MFA’s ‘Monuments to Us’ exhibit raises crucial questions, but falls short

The Museum of Fine Arts is pictured. (Courtesy Wikimedia Commons)
In recent years, followers of the art world have seen increasing initiative to include artists and subjects of marginalized communities. Yet, we are still more inclined to see inclusive art as fringe or intentionally diverse. By labeling these pieces as “monuments,” the Museum of Fine Arts in Boston (MFA) is attempting to change that perception. “Monuments to Us” runs from Jan. 27 to April 8 and is largely made up of the MFA’s permanent collection. It is an amalgamation of pieces by people traditionally underrepresented in the arts. The central question, according to the exhibit, is, “Whose stories are memorialized, and whose are erased?”
Most of the works are portraits of some sort, ranging from plaster casts to paintings to photographs. The variety of faces, as well as some interesting backstories, make this exhibit seem distinctly personal. The first eye-catching piece is “Enocio” (2003-06), a portrait by Sedrick Huckaby. Huckaby is an African-American painter who captures the nuances of his cousin with impasto paint layered so thick in places that Enocio, Huckaby’s cousin, is rendered literally three-dimensional.
Huckaby, a Texas native, comes from a family of quilters, and this legacy of storytelling through art influences his painting. But don’t mistake his art or subjects as humble. The artist has said that his subjects, made up of friends and family from his own community, “[are] important enough to make a monument out of them.”
The personal influence behind the art in “Monuments” continues on through other mediums as well. For example, the exhibit also includes a part of photographer Catherine Opie’s “Portrait Series” (1993-96). The photo depicts Opie’s friend Christopher Lee, a self-described “butch dyke,” dressed in a military uniform and carrying a sword. This photography project was Opie’s way of giving dignity to her friends “who are often denied it because of the way they express their gender and sexuality.”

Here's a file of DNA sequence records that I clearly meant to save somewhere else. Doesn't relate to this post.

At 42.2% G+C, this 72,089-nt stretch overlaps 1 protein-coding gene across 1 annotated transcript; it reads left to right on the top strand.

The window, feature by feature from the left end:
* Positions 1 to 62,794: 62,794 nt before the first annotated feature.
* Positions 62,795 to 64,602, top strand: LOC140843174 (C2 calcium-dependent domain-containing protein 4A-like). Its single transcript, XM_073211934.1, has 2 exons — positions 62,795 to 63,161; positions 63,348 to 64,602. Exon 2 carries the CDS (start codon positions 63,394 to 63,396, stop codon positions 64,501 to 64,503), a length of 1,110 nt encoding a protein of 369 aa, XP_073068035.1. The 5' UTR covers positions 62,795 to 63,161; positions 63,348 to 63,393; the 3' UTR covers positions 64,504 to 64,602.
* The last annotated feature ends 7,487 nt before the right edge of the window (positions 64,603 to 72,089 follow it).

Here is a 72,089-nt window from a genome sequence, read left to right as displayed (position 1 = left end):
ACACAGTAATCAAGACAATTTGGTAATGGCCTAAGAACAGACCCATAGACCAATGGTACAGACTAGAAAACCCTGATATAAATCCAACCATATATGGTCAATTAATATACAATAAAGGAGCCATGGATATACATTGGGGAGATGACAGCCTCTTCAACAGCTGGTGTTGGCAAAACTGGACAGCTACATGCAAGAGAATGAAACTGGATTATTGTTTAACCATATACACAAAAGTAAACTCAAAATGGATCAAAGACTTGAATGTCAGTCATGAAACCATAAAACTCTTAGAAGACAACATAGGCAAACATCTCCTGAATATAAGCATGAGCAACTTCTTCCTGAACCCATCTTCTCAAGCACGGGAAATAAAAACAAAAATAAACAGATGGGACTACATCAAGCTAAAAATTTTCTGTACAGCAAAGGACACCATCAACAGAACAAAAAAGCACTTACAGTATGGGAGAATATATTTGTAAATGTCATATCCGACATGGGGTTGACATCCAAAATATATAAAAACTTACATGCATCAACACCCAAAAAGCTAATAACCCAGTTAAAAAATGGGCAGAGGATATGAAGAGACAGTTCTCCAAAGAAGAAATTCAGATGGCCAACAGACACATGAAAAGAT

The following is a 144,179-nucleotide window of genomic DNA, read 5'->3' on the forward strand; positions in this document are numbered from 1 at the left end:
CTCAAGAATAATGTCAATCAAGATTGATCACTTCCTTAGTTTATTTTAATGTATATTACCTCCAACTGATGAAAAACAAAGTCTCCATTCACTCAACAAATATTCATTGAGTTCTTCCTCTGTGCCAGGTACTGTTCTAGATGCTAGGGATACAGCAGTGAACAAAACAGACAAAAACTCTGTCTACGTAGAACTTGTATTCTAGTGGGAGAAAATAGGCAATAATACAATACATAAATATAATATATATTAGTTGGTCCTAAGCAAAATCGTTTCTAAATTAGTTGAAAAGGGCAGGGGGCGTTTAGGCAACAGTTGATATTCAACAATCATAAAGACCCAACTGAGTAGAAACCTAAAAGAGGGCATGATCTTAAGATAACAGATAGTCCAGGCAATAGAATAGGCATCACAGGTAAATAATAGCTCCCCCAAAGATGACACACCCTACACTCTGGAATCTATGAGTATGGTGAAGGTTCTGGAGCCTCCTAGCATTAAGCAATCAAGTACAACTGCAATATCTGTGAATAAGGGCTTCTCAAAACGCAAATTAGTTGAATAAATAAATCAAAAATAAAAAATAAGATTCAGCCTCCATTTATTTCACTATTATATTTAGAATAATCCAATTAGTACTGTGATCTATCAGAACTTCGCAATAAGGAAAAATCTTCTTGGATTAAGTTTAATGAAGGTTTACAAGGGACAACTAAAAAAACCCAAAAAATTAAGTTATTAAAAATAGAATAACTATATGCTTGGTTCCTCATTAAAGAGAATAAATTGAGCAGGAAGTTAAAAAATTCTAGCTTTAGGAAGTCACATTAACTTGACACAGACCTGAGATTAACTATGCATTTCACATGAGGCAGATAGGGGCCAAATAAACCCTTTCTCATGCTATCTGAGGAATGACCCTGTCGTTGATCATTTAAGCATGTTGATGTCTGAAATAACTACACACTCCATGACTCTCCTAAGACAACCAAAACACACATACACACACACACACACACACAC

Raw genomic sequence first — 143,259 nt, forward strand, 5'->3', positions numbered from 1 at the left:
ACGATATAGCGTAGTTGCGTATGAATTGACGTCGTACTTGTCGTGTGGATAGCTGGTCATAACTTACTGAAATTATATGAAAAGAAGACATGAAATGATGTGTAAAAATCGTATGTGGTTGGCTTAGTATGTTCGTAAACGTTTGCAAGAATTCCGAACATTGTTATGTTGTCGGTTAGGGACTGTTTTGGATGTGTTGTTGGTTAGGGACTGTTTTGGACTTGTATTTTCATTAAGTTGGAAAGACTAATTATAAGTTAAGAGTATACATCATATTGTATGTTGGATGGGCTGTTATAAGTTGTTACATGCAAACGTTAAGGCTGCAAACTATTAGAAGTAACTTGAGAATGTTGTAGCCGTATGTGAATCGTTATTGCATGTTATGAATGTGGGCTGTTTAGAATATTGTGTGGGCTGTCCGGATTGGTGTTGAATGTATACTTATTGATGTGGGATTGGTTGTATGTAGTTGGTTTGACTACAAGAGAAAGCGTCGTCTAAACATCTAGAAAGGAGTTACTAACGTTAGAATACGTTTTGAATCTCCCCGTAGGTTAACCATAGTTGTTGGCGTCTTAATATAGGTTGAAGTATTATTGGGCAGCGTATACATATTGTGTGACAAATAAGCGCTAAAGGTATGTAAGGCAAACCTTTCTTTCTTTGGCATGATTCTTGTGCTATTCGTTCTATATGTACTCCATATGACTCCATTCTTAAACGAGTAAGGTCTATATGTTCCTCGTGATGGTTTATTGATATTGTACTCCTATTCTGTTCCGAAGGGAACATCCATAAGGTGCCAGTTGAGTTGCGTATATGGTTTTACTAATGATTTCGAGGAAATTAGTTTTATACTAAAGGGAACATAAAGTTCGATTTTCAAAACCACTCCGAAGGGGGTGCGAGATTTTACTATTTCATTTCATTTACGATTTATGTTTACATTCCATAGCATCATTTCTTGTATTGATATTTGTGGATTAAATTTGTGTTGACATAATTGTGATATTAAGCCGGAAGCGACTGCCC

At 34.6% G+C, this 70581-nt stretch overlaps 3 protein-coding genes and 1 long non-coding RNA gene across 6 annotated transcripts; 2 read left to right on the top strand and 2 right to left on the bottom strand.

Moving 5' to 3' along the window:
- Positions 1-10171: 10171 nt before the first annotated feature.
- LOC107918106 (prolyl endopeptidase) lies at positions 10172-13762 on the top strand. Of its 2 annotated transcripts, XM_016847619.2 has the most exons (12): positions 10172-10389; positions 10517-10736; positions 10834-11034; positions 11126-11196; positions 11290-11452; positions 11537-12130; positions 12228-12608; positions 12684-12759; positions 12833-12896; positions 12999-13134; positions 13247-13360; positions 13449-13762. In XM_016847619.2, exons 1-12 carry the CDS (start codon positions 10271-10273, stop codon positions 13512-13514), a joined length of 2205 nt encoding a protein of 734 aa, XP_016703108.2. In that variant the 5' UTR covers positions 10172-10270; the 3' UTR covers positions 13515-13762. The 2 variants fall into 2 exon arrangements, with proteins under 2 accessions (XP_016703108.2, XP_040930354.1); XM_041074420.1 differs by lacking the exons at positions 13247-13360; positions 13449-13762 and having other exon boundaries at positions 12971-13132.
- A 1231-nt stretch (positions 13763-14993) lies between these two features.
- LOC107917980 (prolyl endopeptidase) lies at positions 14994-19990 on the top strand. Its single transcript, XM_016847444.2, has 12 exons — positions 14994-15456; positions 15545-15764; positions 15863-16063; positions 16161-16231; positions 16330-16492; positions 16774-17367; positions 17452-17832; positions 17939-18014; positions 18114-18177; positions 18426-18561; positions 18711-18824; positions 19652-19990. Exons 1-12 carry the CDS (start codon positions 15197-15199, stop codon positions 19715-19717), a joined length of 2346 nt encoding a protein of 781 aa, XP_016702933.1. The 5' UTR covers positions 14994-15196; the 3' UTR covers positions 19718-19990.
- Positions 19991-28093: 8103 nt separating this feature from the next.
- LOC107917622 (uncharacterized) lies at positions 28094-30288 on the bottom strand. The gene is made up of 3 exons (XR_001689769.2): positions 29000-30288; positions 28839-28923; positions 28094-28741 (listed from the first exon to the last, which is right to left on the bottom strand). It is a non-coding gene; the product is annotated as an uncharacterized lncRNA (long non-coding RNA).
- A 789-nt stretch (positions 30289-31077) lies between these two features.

Sexuality is another major theme of the exhibit. One of the most moving pieces is sculptor John Ahearn’s acrylic paint on plaster piece depicting two brothers, “Raymond and Freddy” (1992). Two things are clear at first glance: the battered, emaciated figure of Freddy, who was suffering from AIDS, and the open love between the two brothers. Throughout the exhibit, as in this piece, warmth is the bottom line of struggle.
The variety of mediums is one of the biggest strengths of “Monuments to Us.” There are paintings, sketches, photographs and interactive sculptures, which make the whole experience seem universal and far-reaching. The exhibit’s location is also effective. Instead of being confined to a gallery or room, it is spread over a small corner of the museum between the photography galleries, the contemporary art wing and a café. People who haven’t intentionally gone to see the exhibit are constantly walking in and out, inevitably stopping to look around. It seems as if the curators wanted to put the exhibit in a crowded, unexpected area to illustrate how the flow of people and all their different backgrounds mirror the different demographics represented.
And yet, something about the exhibit feels unfinished. The communities represented are given their due diligence, mainly people of color and queer people. Others focus on women, low-income communities and people with disabilities, but these make up a smaller portion of the exhibit. In the entirety of the MFA’s permanent collection, there’s certainly art representing more identities: transgender people, people from the Middle East and Asia, people with mental disabilities. This is not to say that the exhibit has handled its subject badly; rather, it could have been taken further. It would’ve been interesting if “Monuments” had stretched into other corners of the museum in one continuous, flowing exhibit. That would give the exhibit more literal exposure and allow the museum more space to add more pieces.
The curators of the exhibit wrote that they were inspired by the recent controversy over statues of Confederate leaders in the South. While those all over the country have questioned who is and isn’t deserving of a memorial, the MFA has decided to answer that question in the context of representation in art. All of the pieces in the exhibit are unique and moving monuments to different paths of life. However, for a proposed answer to such a broad question, the exhibit was rather tucked away and scant. It is clear that all of the featured artists wanted to create their own monuments of dignity and even grandeur; in both placement and scale, however, the MFA has given an underwhelming platform. The exhibit is undeniably moving, but it leaves its viewers wanting more.


"Monuments to Us" is a well-organized, detailed exhibition of marginalized voices in the arts, but its broad message is undercut by the exhibit's limited scope.

3.5 stars